What We Learned This Week in the NFL Offseason:
- NFL pushes back start times for afternoon games; degenerate gamblers everywhere rejoice
- Vilma files new lawsuit trying to stay on the field this season
- Goodell getting closer to bringing the NFL back to LA
- NFL bringing Wi-Fi into stadiums, relaxing on blackout rules to get butts in the seats
We’ve finally made it to the final stretch ladies and gentlemen of Steeler Nation. Just a few short weeks are standing between now and the opening of Training Camp, and there will be NFL preseason games played next month. In the mean time, the NFL news keeps churning out and this week is no different.
The NFL announced early last week that the start times for the later games of NFL doubleheaders will start 10 minutes later. This affected 5 Steeler games including the home opener Sept. 16th against the Jets, which will start at 4:25 pm est. rather than the originally scheduled 4:15. I don’t know about you guys but whether or not the games were scheduled at 4:10, 4:15, or 4:22 and a half, I’ve always referred to them as the 4 o’clock game. This makes not a whole lot of change in my world, living on the east coast. It could give me a few moments between the early and late game to order another pitcher of beer or have a hot dog, but what first popped into my head when I heard of the time change is how all the degenerate gamblers will now have 10 extra minutes to place their last minute bets for those 4 o’clock games. Not sure if Goodell is a fan of degenerate gamblers, he should be of course, they are part of what makes the league so profitable and sustainable after all these years.
Suspended Saints linebacker Jonathan Vilma filed a new lawsuit in federal court, claiming the Commish is failing to make a timely appeal ruling on Vilma’s suspension, also asking for a temporary restraining order to allow Vilma to continue to play if Goodell upholds the suspension. Vilma and his lawyers are citing that the suspension undermines “the integrity of the NFL and the Commissioner’s office” since the punishments were handed down to Vilma and the other players based on evidence they are stating is either flawed or cannot be substantiated. The NFL released portions of the evidence used in determining the suspensions for Vilma and his Saints teammates of 2009, but not the entireties of the evidence as the sources were not named to protect their identities. The biggest issue here is Vilma and his lawyers are trying to argue points of law and reason and that’s not what the CBA that Vilma and his teammates all signed last August. Basically, the NFL players all signed a collective bargaining agreement that states Goodell could suspend them for whatever he wants, whenever he wants and hear the appeals himself and if he really really wants to, his appeal rulings can simply state “You’re still suspended, Nanny Nanny Doo Doo!”. I’m not a legal genius or anything (although I do watch a ridiculous amount of Law & Order) but I have a feeling none of these lawsuits are going to work out the players way no matter how much sense they make.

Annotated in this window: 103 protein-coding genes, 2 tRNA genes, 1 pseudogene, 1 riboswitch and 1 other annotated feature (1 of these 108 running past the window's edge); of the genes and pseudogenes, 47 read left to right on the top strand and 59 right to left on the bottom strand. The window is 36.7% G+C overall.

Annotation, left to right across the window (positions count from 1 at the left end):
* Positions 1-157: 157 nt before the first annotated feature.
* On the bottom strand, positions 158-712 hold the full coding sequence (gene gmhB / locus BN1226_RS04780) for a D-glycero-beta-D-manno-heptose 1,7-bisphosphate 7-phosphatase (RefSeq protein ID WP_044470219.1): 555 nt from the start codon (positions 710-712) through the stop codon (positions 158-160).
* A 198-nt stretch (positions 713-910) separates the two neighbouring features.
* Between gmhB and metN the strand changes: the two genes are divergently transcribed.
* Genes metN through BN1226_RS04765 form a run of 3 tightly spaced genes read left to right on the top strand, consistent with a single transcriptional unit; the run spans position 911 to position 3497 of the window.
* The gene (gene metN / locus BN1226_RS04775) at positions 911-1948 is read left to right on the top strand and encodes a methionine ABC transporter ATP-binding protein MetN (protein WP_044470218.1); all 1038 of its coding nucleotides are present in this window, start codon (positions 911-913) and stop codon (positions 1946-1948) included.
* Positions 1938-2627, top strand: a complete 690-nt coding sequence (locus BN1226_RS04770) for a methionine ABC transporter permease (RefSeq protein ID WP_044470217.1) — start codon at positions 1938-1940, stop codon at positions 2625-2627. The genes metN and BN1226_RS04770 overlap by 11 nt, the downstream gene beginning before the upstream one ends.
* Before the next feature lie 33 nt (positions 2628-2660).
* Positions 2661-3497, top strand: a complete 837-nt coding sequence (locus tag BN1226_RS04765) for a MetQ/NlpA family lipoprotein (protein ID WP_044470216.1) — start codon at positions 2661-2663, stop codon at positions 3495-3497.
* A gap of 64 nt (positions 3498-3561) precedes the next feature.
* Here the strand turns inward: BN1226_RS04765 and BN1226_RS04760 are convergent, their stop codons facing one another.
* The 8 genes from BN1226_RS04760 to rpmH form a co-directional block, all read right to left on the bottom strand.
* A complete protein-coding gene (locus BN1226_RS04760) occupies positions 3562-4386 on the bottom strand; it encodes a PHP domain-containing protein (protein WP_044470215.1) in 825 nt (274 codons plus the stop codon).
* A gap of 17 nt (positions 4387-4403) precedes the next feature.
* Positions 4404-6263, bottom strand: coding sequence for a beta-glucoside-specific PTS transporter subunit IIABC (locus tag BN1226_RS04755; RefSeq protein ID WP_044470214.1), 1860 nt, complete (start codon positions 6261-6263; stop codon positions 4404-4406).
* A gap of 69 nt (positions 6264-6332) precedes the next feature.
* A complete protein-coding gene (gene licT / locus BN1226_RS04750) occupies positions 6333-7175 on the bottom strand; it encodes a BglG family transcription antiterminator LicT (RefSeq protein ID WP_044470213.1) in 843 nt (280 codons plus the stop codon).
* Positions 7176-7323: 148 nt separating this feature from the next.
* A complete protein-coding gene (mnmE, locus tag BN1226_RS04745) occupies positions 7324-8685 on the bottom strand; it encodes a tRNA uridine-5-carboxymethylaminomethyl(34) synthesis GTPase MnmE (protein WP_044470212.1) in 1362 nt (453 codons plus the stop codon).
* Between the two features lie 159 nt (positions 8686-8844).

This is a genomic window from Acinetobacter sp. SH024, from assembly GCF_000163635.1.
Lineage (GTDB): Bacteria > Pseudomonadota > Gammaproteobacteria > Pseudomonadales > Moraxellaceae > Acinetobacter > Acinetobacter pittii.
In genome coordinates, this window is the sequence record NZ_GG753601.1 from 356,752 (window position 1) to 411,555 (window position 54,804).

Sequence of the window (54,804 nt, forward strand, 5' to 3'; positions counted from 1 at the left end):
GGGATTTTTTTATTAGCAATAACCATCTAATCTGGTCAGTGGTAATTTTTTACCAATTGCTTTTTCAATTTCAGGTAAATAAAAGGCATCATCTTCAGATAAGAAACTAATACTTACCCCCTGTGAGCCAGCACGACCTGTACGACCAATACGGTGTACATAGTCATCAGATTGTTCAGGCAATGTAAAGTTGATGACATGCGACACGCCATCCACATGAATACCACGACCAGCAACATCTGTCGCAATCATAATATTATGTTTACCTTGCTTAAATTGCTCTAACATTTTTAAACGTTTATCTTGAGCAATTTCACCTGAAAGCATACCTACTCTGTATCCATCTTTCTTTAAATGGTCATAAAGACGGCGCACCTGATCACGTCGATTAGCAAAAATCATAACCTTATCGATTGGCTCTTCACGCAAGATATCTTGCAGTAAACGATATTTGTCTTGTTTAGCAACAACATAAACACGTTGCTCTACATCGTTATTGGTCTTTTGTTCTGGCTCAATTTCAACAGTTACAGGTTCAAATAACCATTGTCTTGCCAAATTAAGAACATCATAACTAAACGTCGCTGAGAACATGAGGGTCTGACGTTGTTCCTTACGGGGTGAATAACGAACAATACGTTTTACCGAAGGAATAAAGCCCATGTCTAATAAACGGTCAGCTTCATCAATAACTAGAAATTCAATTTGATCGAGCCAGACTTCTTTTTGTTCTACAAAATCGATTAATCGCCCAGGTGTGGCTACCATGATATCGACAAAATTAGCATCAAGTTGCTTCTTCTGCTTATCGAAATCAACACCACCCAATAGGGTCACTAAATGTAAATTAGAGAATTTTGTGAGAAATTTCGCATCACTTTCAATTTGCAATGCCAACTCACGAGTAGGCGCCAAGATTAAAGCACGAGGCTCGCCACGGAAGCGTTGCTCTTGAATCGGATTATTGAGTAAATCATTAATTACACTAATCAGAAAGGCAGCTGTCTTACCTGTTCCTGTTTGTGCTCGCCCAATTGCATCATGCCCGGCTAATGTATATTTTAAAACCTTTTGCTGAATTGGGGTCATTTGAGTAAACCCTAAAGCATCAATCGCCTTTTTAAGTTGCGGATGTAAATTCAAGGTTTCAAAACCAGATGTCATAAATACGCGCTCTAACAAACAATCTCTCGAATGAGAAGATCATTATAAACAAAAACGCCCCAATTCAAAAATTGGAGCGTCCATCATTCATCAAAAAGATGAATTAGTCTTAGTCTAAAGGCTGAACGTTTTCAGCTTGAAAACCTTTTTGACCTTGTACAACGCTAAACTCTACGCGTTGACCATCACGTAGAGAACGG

In between catering to the gambling population and not ruling on the Saints players’ appeals, Goodell has been busy trying to make it possible to get an NFL franchise back to Los Angeles. The Commish sent out a memo stating that any current NFL team thinking of moving to LA for the 2013 season must apply between January 1st and February 13th of that year and prove that they have exhausted all attempts to remain in Jacksonville, or whatever current city they are in. With a brand-spanking new stadium in the works in LA, the Commish is clearly salivating at the idea of having a new Super Bowl location, as well as some fancy new studios for his network. He has stated several times that the league is satisfied with the current 32-team assemblage but is not ruling out the possibility of including one or two expansion teams.
Possibly in the hopes of not getting booed the next time he is announced in a public arena, Goodell is also attempting to improve the fan experience in NFL stadiums. One attempt to boost attendance in stadiums is enhancing the stadiums with Wi-Fi, and including smartphone apps to let fans listen to players on the field wearing microphones. Increasingly of late, the at-home experience for NFL fans has gotten cheaper and better each year while the in-stadium experience has gotten more expensive and more of a hassle to deal with. With the amount you have to pay for a ticket, parking, refreshments, and any other travel costs to and from the game, it’s almost not even worth it to be there when you can have such a better experience on your couch, while keeping an eye on every other game going on at the same time. The idea of being able to actually post to Facebook your picture of you in your seats during the game rather than 4 hours later when you can finally get your signal back might not exactly make up for paying twice face value for your tickets and $8 for a beer, but hey it’s baby steps.
In addition to trying to enhance the stadium experience for fans, Goodell is also taking pity on the smaller market teams that can’t sell out a game by relaxing the blackout restrictions. The NFL owners passed a resolution to allow for games to be televised in the local markets even when as few as 85% of tickets are sold. That means the dozens of Jags or Bungles fans that can’t make it to the game can finally watch them lose on TV. Several teams no longer have long-standing season ticket waiting lists like has been the usual years before. None of this would ever affect the Steelers, who have one of the longest standing season-ticket waiting lists in the league and hasn’t not sold out a home game since 1972. Unfortunately this affects Steeler fans outside of the motherland, which rely on their inferior local teams being blacked out and the Steeler games being televised in their place.
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